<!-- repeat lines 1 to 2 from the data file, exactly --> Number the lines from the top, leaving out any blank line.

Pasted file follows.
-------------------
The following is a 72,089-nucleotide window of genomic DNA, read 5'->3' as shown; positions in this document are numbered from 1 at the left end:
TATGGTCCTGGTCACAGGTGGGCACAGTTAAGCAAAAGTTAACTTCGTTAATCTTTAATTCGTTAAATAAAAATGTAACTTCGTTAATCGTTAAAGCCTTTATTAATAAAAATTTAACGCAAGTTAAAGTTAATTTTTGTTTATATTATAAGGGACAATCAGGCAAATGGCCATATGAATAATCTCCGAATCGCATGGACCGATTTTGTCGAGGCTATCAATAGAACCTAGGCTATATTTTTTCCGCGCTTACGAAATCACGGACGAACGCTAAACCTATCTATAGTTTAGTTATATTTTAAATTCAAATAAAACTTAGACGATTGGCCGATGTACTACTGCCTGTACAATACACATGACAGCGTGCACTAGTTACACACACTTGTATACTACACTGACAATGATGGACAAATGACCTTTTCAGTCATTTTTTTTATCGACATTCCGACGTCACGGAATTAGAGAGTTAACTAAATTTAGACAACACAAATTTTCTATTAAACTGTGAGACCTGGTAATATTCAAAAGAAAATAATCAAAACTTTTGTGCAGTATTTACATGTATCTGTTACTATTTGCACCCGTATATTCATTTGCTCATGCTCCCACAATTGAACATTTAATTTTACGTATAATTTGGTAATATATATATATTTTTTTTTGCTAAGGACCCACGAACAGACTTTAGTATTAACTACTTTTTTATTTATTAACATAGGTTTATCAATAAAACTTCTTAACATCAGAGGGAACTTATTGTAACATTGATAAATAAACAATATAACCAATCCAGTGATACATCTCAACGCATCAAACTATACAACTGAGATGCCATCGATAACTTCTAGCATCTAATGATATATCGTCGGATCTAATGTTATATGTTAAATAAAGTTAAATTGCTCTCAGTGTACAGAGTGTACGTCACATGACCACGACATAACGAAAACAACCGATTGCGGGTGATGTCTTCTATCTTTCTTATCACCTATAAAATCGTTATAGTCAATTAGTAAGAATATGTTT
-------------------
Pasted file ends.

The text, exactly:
The following is a 72,089-nucleotide window of genomic DNA, read 5'->3' as shown; positions in this document are numbered from 1 at the left end:
TATGGTCCTGGTCACAGGTGGGCACAGTTAAGCAAAAGTTAACTTCGTTAATCTTTAATTCGTTAAATAAAAATGTAACTTCGTTAATCGTTAAAGCCTTTATTAATAAAAATTTAACGCAAGTTAAAGTTAATTTTTGTTTATATTATAAGGGACAATCAGGCAAATGGCCATATGAATAATCTCCGAATCGCATGGACCGATTTTGTCGAGGCTATCAATAGAACCTAGGCTATATTTTTTCCGCGCTTACGAAATCACGGACGAACGCTAAACCTATCTATAGTTTAGTTATATTTTAAATTCAAATAAAACTTAGACGATTGGCCGATGTACTACTGCCTGTACAATACACATGACAGCGTGCACTAGTTACACACACTTGTATACTACACTGACAATGATGGACAAATGACCTTTTCAGTCATTTTTTTTATCGACATTCCGACGTCACGGAATTAGAGAGTTAACTAAATTTAGACAACACAAATTTTCTATTAAACTGTGAGACCTGGTAATATTCAAAAGAAAATAATCAAAACTTTTGTGCAGTATTTACATGTATCTGTTACTATTTGCACCCGTATATTCATTTGCTCATGCTCCCACAATTGAACATTTAATTTTACGTATAATTTGGTAATATATATATATTTTTTTTTGCTAAGGACCCACGAACAGACTTTAGTATTAACTACTTTTTTATTTATTAACATAGGTTTATCAATAAAACTTCTTAACATCAGAGGGAACTTATTGTAACATTGATAAATAAACAATATAACCAATCCAGTGATACATCTCAACGCATCAAACTATACAACTGAGATGCCATCGATAACTTCTAGCATCTAATGATATATCGTCGGATCTAATGTTATATGTTAAATAAAGTTAAATTGCTCTCAGTGTACAGAGTGTACGTCACATGACCACGACATAACGAAAACAACCGATTGCGGGTGATGTCTTCTATCTTTCTTATCACCTATAAAATCGTTATAGTCAATTAGTAAGAATATGTTT